Skip to Main Content

Abstract

This article explains how malleable iron is produced and how its microstructure and properties differ from those of gray and ductile iron. Malleable iron is first cast as white iron then annealed to convert the iron carbide into irregularly shaped graphite particles called temper carbon. Although malleable iron has largely been replaced by ductile iron, the article explains that it is still sometimes preferred for thin-section castings that require maximum machinability and wear resistance. The article also discusses the annealing and alloying processes by which these properties are achieved.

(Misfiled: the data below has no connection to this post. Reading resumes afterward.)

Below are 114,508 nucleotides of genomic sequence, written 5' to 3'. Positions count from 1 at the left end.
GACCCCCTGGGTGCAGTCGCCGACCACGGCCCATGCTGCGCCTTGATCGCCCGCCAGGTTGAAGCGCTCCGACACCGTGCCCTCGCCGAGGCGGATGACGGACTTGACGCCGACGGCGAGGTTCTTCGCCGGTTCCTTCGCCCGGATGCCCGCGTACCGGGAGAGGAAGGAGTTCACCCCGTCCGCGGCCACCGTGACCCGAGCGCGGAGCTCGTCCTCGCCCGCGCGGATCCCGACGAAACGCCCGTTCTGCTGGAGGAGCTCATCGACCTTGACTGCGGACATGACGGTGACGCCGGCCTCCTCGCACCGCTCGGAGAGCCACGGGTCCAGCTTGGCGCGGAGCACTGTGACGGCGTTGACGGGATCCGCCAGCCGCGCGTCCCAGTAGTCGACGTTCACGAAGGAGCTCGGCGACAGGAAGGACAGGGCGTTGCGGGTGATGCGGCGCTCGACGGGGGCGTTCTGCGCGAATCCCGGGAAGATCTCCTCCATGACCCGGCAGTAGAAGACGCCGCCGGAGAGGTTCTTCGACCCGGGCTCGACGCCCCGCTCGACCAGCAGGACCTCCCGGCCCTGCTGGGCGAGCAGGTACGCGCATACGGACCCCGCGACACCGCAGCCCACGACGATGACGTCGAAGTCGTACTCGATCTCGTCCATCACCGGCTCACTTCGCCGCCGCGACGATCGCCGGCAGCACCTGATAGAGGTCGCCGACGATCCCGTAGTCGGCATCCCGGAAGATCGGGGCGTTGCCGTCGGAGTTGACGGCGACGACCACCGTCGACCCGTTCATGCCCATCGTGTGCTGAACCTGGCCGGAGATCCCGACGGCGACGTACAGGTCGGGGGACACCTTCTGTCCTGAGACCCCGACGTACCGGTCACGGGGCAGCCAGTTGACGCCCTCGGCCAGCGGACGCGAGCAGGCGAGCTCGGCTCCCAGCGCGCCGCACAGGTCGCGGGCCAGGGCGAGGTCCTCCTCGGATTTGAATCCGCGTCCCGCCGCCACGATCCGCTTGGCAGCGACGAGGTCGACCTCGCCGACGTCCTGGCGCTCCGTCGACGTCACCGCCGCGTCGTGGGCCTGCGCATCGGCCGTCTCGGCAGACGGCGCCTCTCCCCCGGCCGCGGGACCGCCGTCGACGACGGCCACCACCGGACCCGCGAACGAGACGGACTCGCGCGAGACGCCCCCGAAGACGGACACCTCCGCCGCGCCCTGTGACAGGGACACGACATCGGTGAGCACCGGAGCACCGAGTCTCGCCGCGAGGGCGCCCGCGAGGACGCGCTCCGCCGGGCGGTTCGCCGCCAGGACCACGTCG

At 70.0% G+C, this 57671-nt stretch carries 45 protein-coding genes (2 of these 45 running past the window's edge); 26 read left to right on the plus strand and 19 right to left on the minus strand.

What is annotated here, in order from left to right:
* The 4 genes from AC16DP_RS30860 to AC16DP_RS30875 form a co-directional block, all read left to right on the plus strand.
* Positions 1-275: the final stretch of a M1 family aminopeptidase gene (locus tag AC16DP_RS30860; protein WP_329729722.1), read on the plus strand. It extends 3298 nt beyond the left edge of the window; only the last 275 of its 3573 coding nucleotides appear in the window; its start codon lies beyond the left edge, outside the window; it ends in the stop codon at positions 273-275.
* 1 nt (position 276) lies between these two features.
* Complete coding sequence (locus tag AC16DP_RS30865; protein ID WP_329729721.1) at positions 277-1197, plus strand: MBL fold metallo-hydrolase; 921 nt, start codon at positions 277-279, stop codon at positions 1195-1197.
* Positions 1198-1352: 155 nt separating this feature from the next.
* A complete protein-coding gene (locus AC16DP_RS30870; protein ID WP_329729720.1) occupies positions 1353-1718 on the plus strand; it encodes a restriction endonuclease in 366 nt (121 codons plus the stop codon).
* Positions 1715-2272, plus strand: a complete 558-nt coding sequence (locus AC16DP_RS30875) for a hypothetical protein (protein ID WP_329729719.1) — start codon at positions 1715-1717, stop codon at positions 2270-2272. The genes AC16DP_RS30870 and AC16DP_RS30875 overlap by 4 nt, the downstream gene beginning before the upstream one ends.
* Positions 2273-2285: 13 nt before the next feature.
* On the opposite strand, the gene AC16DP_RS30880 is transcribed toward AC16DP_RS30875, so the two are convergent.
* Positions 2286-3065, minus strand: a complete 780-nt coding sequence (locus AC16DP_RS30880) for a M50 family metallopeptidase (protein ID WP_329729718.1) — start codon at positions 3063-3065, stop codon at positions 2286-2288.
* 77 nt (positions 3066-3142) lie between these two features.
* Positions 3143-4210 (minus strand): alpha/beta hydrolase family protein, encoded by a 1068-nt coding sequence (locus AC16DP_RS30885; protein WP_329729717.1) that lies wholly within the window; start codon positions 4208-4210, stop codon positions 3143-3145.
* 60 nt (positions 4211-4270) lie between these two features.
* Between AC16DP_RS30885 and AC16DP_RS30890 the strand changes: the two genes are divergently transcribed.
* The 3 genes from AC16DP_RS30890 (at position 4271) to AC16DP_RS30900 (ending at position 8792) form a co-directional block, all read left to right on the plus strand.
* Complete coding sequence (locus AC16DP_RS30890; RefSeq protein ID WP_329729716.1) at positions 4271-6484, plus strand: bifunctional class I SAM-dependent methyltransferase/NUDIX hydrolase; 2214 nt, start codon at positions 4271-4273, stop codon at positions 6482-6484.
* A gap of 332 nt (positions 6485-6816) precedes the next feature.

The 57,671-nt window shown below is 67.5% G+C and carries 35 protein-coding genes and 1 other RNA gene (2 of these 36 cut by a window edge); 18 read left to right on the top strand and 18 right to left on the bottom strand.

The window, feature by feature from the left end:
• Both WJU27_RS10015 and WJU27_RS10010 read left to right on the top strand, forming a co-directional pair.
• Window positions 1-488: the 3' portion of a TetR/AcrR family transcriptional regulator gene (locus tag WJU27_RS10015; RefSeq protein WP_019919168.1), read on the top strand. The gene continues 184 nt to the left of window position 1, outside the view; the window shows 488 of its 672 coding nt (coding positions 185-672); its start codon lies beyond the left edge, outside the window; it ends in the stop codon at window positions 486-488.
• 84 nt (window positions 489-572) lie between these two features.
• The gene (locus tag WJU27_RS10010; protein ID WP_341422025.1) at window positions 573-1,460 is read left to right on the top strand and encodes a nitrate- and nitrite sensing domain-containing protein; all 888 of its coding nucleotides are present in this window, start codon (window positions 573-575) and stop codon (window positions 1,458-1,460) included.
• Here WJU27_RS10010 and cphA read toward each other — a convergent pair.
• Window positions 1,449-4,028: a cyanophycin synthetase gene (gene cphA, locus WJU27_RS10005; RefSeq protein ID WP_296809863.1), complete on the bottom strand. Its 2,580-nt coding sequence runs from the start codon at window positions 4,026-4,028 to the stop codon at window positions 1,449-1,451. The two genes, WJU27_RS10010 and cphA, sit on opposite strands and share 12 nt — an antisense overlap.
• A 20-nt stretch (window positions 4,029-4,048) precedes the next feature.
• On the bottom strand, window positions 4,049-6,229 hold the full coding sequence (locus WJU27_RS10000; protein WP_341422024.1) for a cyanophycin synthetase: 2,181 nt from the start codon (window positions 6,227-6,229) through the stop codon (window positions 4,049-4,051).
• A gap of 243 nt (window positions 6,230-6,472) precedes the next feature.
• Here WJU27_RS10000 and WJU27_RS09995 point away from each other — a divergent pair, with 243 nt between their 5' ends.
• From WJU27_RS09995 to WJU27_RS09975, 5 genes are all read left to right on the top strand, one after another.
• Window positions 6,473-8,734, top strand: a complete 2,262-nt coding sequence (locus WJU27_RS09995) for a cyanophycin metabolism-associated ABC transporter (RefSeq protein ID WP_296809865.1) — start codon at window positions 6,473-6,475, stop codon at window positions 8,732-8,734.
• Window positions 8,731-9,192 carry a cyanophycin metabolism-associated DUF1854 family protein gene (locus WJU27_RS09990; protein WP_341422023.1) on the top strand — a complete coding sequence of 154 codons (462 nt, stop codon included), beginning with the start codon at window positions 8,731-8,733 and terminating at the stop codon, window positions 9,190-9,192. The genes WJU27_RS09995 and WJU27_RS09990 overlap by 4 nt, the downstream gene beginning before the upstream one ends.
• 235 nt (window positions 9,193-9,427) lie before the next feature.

You do not currently have access to this chapter.
Don't already have an account? Register

2001. "Malleable Irons", Alloying: Understanding the Basics, J.R. Davis

Download citation file:


Close
Close Modal
This Feature Is Available To Subscribers Only

Sign In or Create an Account

Close Modal
Close Modal